Market Commentary: Q1 2019

Axis Advisors LLC |

The fourth quarter of 2018 saw financial markets experience higher levels of volatility, with large market swings driven in part by geopolitical issues, in part by the ending of quantitative easing by central banks.  While many of these issues remain unresolved, Q1 of 2019 has seen global markets enjoy a strong recovery from the turmoil. 

The recent government shutdown has resulted in delays in publishing many economic data series, making gauging current economic conditions more difficult.  However, the latest Manufacturing ISM® Report suggests that the overall economy grew for the 118th consecutive month economic activity through February.[1]  Nonfarm payrolls increased by 20,000 jobs in February, well below expectations of over 180,000. The unemployment rate fell to 3.8%, resuming its steady decline after the recent government shutdown. [2]

U.S. Trade deficit of $891b for 2018 was an all-time record. However, when making historical comparisons, 2018’s deficit of 4.3% of Gross Domestic Product (GDP) was below 2006’s 6.1% of GDP, and in unadjusted dollar terms smaller than the overall trade deficit (that is including services as well as goods) of 2005 & 2006. [3]

Domestic, International Developed and Emerging Markets equities all had healthy rebounds quarter-to-date, posting positive returns. [4]

Fixed income indices have also posted positive results for the year, as of the writing of this commentary on March 14th.[5]

Global factor performance continues to be a mixed bag, demonstrating the importance of factor diversification. In the U.S. markets, Quality and Small Cap exposure have provided positive performance quarter-to-date, while Value, Momentum, and Min Vol have struggled to keep pace. Internationally, Momentum, Quality, and Small Cap are positive contributors, while Value and Min Vol have lagged.[6]

The Federal Reserve maintained its target range for the federal funds rate at 2.25%-2.50% at its January meeting. In what has been viewed as a significant policy U-turn, Federal Reserve Chairman Jay Powell struck a decidedly dovish tone in the statement and press conference, shelving any plans to lift rates further because of possible risks to U.S. growth.  This move was soon followed by other central banks, as Australia, India and the U.K. all joined in the retreat from plans to tighten monetary policy.[7]

 

With the pull back in tightening by the Fed and other central banks, uncertainty around Brexit looms large as a potential source of volatility in equity and fixed income markets in the short term.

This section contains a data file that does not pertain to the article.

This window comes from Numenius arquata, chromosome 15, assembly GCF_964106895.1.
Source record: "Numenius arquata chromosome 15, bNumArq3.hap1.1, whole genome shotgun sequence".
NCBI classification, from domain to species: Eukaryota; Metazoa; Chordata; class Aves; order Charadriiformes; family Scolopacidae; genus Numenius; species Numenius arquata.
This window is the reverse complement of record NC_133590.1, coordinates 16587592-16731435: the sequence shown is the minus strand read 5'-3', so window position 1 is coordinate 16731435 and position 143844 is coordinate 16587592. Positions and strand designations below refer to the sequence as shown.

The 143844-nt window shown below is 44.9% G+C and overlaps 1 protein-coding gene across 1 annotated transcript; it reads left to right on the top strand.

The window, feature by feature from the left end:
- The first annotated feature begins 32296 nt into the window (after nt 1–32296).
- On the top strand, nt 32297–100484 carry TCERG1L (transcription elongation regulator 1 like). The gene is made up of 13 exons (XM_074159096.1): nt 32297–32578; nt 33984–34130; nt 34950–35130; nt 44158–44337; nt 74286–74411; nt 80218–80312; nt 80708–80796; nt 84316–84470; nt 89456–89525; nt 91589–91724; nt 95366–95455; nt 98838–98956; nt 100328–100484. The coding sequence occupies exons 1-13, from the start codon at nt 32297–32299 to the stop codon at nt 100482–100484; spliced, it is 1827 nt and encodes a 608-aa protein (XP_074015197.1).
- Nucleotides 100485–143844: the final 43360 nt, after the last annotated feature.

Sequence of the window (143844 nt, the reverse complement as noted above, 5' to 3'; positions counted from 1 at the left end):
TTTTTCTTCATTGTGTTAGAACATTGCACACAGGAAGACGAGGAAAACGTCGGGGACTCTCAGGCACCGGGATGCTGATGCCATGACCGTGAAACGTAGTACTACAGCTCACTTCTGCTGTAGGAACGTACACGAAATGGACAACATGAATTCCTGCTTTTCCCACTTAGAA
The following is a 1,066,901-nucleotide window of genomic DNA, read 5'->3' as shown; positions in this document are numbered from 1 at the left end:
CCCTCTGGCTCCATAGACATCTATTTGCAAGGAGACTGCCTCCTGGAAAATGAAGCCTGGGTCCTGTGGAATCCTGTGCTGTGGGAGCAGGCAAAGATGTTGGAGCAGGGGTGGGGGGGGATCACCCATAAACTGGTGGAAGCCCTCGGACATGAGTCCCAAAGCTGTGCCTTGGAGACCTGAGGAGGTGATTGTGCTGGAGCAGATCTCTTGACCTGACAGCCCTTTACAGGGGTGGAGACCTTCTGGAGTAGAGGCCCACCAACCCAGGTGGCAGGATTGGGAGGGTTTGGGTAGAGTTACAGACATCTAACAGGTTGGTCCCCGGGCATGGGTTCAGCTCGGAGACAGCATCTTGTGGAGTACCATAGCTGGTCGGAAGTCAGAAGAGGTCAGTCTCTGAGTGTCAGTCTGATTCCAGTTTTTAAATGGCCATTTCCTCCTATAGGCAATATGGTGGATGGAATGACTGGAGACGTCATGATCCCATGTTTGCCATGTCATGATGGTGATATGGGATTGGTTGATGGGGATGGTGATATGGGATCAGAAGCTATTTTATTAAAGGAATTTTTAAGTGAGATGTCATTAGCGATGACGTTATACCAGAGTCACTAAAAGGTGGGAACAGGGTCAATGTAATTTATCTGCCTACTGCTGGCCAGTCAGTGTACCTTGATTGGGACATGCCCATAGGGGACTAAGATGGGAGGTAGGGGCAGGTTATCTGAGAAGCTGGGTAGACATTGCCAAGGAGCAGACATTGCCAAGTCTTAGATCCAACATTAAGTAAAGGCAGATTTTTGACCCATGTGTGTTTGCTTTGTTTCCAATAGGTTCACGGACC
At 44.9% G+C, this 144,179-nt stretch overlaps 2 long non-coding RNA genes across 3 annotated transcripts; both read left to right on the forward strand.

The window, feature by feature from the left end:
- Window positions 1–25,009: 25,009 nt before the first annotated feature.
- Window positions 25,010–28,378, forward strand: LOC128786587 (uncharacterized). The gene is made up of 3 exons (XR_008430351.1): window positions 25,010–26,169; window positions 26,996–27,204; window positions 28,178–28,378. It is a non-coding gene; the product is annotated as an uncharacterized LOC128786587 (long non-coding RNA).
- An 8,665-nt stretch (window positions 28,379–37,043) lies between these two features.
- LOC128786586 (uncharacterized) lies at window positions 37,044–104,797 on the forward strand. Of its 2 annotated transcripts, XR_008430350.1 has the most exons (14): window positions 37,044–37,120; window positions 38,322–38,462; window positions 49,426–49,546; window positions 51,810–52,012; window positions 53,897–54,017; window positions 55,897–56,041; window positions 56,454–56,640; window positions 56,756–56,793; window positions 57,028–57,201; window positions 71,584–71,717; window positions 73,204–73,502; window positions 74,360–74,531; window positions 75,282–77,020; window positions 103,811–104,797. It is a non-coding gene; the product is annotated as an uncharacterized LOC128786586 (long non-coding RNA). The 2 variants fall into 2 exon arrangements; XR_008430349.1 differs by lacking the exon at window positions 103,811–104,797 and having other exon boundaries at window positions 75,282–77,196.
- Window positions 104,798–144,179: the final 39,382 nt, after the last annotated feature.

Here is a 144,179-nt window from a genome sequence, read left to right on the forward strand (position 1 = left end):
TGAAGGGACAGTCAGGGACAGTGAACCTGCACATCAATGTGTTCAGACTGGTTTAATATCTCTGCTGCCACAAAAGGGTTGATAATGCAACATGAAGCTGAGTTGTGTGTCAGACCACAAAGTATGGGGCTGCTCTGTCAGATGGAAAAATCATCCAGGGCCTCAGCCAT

Financial markets have been pricing for the uncertainty by demanding higher funding costs for insurers and banks, lower valuations for stocks and higher interest rates for junk-bond issuers.  While this would appear on the face of it to be a European phenomenon, U.S. companies are not immune, as those companies who have borrowed in sterling are grappling with a current dollar/pound arbitrage that shouldn’t exist.[8]

Amidst the ever-changing geopolitical landscape and potential return of volatility to global markets, Symmetry Partners believes investors are best served to stay focused on the long-term investment goals that prompted them to put capital to work in the markets to begin with, else they risk making decisions based solely on recent or short-term market movements. While the discipline this requires can be difficult during periods of market volatility, we see from the data that there are strong benefits to taking a path of broadly diversified exposures over time, and “staying the course” to fully realize those benefits.

 

[1] February 2019 Manufacturing ISM Report On Business

[2] JP Morgan Weekly Economic Update Mar 11, 2019

[3] Fox, Justin. “Trump is Actually Making the Trade Deficit Bigger.” Bloomberg, March 14, 2019

[4] Morningstar Direct, as of Mar 14, 2019.

[5] Morningstar Direct, as of Mar 14, 2019.

[6] Morningstar Direct, as of Mar 14, 2019.

[7] Flemming, Sam. “Global Economy: Why Central Bankers Blinked.” Financial Times, Feb 8, 2019

[8] Wallace, Joe. “Tracking Brexit’s Ripples.” The Wall Street Journal, March 13, 2019